Link to post
Share on other sites

NoelC    1,371

I bought a PowerEdge T20 last year with the dual core Pentium G3220 (a Haswell chip).  I run Win 7 x64 Ultimate and it's actually quite quick.  In my case I bought three OCZ Vertex 3 120 GB drives and made a RAID 5 array from which everything boots and runs.  I also put in an old SATA 512 GB HDD I had laying around so that it would have internal backup beyond the redundancy of the RAID 5 array.

Even with the modest 2 core processor I got it's turned out to be a great little system - and for a great price.  I increased the RAM in mine to 8 GB with some inexpensive DIMMs from eBay, and that pushed the performance up a little more.  With the ECC RAM and RAID 5 it's been 100% reliable for over a year now.  The longest I've had it run between reboots (initiated by me) is a bit over 3 months.

I imagine with the E3-1225v3 it will be an absolutely great performer.  The Passmark site rates that processor at 7,025, which ain't too shabby for a 4 core chip.  You'll have 4 logical processors, since the E3-1225v3 does not have Hyperthreading.

What OS are you thinking of putting on it?  I can tell you Win 7 can work perfectly with it.  I also had a test installation of Win 10 on it once.

-Noel

Edited by NoelC
Correction: I thought the E3-1225 had Hyperthreading. It does not.
  • Upvote 1

Share this post


Link to post
Share on other sites
mikedigitize    58

Thanks N, I think at the moment my OpenSUSE machine whom running work for homepages (the old way, Gimp and Bluefish and so furt). It has starting acting wierd but it's aboute 10 years now or so, but later on its lightly to run as a win7rigg.

Share this post


Link to post
Share on other sites
NoelC    1,371

By the way, some benchmarks I did just now on my T20...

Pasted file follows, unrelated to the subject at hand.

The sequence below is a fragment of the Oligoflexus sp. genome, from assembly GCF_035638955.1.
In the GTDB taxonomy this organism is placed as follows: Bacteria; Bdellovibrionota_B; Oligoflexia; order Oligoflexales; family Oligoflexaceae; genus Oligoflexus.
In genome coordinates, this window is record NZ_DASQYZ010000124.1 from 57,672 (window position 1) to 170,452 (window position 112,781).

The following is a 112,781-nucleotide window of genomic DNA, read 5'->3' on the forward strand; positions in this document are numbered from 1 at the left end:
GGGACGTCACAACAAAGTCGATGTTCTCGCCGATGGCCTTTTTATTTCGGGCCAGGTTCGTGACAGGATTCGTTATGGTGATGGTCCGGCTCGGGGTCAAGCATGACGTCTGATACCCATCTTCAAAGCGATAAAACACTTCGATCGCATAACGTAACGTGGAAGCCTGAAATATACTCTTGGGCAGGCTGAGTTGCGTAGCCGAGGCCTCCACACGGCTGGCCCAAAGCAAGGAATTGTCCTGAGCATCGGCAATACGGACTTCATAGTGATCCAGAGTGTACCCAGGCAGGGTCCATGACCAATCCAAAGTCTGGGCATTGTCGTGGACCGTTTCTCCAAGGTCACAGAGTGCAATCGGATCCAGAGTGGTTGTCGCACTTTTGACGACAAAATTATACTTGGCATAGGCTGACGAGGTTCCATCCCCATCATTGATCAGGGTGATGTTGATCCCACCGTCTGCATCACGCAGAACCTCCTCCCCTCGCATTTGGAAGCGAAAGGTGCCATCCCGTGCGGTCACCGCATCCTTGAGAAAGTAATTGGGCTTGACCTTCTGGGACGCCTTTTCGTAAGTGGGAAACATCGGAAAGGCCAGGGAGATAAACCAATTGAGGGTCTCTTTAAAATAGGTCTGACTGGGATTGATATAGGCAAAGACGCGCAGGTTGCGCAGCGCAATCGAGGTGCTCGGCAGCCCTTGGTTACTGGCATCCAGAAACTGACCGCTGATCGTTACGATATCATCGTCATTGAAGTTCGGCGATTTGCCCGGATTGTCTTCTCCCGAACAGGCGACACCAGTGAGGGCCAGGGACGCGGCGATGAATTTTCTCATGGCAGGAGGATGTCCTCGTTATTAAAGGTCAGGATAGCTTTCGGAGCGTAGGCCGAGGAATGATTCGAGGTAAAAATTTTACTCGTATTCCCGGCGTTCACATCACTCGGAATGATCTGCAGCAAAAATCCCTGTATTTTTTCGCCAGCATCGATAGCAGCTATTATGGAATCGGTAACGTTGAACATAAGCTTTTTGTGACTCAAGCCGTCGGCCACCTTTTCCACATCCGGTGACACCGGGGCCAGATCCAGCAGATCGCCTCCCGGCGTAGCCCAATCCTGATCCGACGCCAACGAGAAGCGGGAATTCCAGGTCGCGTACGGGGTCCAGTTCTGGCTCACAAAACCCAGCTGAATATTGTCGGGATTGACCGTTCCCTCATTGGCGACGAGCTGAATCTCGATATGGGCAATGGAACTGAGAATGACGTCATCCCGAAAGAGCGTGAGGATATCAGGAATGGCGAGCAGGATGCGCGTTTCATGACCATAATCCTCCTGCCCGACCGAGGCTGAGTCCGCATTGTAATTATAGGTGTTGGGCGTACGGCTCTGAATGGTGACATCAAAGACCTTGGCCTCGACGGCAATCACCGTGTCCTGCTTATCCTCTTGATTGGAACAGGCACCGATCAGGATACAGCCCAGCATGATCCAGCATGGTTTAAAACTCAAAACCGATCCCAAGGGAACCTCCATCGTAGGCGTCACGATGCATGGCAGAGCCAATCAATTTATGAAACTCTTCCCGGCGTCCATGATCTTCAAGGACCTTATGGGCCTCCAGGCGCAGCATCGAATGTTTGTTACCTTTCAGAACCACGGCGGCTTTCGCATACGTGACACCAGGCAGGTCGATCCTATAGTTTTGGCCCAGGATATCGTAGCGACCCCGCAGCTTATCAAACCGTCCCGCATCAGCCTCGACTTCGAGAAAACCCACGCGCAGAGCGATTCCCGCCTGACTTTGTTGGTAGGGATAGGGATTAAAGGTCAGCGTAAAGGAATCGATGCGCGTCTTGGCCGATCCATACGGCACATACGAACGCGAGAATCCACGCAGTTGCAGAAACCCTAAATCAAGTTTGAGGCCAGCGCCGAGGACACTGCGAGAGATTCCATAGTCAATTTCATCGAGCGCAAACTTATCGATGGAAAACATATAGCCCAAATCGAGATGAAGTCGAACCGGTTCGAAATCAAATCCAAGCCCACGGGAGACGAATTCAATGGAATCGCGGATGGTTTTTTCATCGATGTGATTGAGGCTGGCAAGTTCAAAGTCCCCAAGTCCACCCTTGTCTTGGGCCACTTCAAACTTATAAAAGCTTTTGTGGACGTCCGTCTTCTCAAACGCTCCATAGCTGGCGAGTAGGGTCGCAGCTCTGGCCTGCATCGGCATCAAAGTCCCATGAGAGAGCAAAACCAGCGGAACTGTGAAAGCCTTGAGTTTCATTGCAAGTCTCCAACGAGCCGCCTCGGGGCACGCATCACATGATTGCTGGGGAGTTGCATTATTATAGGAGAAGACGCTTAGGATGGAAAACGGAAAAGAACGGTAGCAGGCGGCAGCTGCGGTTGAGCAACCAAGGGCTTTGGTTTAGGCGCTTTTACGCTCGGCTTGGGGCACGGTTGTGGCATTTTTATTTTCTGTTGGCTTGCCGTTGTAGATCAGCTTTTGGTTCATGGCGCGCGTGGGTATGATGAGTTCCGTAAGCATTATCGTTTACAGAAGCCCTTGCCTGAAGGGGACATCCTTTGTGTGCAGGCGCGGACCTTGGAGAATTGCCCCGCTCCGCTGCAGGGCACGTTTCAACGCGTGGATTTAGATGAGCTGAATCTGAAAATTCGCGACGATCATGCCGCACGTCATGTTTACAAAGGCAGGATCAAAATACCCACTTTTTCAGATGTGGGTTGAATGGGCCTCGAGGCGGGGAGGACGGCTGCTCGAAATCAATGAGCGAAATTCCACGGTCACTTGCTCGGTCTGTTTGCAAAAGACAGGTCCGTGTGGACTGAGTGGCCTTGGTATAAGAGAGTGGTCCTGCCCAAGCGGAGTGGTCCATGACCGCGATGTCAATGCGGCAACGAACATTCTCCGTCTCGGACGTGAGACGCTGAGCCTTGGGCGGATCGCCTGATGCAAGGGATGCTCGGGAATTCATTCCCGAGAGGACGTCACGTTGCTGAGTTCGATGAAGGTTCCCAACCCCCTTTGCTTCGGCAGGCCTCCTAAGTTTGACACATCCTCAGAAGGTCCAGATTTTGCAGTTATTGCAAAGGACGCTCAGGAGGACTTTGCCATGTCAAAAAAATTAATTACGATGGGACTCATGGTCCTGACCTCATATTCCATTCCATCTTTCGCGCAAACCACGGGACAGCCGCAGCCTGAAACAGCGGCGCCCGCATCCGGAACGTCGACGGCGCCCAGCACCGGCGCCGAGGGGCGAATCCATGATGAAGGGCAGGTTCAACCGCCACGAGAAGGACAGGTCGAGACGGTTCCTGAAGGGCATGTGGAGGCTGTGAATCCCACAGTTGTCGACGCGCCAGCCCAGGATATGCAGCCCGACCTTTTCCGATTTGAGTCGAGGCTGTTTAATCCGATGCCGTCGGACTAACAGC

SVNBenchmarks.png

-Noel

Edited by NoelC
  • Upvote 1

Share this post


Link to post
Share on other sites
NoelC    1,371

It's an underappreciated little system.  As you see tested above, excluding the cheap monitor I have less than $500 total in the system.

By the way, the RAID is all via the motherboard SATA III ports and Intel RST drivers.

-Noel

Share this post


Link to post
Share on other sites
NoelC    1,371

I remembered I had taken a picture of the innards when I first unboxed it...

T20Open.jpg

T20BackPanel.jpg

-Noel

Edited by NoelC

Share this post


Link to post
Share on other sites
mikedigitize    58

How noise is't? and don't U think the psu is a bit weak (290W)? Anyway, I expect it to arrive in the end of this week. Nice pics; I also use to take pictures of my new gear, first thing!:rolleyes:

Share this post


Link to post
Share on other sites
NoelC    1,371

It's utterly quiet.

I don't use a video card for it (being a server, I'm not using it much interactively, though the Intel GPU isn't too slow), so the PSU is quite sufficient.

-Noel

  • Upvote 1

Share this post


Link to post
Share on other sites
NoelC    1,371

That's a cool looking sticker.  So did you get the machine already?  That's fast!

-Noel

Share this post


Link to post
Share on other sites
mikedigitize    58

yeah, less than 36 h. I'm going to run linux on it, but just to see that everything work I did a quick test with a w10-disk and shame to say I didn't see any dramatic change of w10s behavior. I have lived in the belives that my machines was old and slow, but it's the OS that is poor....

Soon I put linux on it and all be good!

Share this post


Link to post
Share on other sites
NoelC    1,371

Still got Win 10 available on it?  Please download/run PassMark PerformanceTest.

-Noel

Share this post


Link to post
Share on other sites

Create an account or sign in to comment

You need to be a member in order to leave a comment

Create an account

Sign up for a new account in our community. It's easy!

Register a new account

Sign in

Already have an account? Sign in here.

Sign In Now

Sign in to follow this  

  • Recently Browsing   0 members

    No registered users viewing this page.

×